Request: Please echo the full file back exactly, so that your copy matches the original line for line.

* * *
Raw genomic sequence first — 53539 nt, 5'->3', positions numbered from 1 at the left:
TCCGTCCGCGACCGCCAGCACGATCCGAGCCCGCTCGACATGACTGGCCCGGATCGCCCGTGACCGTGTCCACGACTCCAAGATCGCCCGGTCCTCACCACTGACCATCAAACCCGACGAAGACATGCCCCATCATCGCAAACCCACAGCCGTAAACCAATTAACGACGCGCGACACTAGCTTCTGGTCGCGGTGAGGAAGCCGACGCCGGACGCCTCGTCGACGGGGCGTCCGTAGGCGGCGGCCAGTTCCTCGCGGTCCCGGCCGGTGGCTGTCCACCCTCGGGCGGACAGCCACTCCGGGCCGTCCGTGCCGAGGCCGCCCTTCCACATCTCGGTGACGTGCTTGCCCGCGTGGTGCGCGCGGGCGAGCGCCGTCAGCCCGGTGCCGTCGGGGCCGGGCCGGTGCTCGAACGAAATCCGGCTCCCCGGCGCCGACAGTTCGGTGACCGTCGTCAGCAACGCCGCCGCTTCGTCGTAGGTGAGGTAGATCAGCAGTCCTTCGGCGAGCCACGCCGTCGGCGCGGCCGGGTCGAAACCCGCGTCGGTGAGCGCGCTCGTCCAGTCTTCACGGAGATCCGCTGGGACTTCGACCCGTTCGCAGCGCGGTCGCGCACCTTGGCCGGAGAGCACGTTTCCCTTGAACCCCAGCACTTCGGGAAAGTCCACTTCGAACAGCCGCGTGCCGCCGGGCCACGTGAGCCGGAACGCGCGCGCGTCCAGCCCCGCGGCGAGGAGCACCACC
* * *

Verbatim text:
Raw genomic sequence first — 53539 nt, 5'->3', positions numbered from 1 at the left:
TCCGTCCGCGACCGCCAGCACGATCCGAGCCCGCTCGACATGACTGGCCCGGATCGCCCGTGACCGTGTCCACGACTCCAAGATCGCCCGGTCCTCACCACTGACCATCAAACCCGACGAAGACATGCCCCATCATCGCAAACCCACAGCCGTAAACCAATTAACGACGCGCGACACTAGCTTCTGGTCGCGGTGAGGAAGCCGACGCCGGACGCCTCGTCGACGGGGCGTCCGTAGGCGGCGGCCAGTTCCTCGCGGTCCCGGCCGGTGGCTGTCCACCCTCGGGCGGACAGCCACTCCGGGCCGTCCGTGCCGAGGCCGCCCTTCCACATCTCGGTGACGTGCTTGCCCGCGTGGTGCGCGCGGGCGAGCGCCGTCAGCCCGGTGCCGTCGGGGCCGGGCCGGTGCTCGAACGAAATCCGGCTCCCCGGCGCCGACAGTTCGGTGACCGTCGTCAGCAACGCCGCCGCTTCGTCGTAGGTGAGGTAGATCAGCAGTCCTTCGGCGAGCCACGCCGTCGGCGCGGCCGGGTCGAAACCCGCGTCGGTGAGCGCGCTCGTCCAGTCTTCACGGAGATCCGCTGGGACTTCGACCCGTTCGCAGCGCGGTCGCGCACCTTGGCCGGAGAGCACGTTTCCCTTGAACCCCAGCACTTCGGGAAAGTCCACTTCGAACAGCCGCGTGCCGCCGGGCCACGTGAGCCGGAACGCGCGCGCGTCCAGCCCCGCGGCGAGGAGCACCACC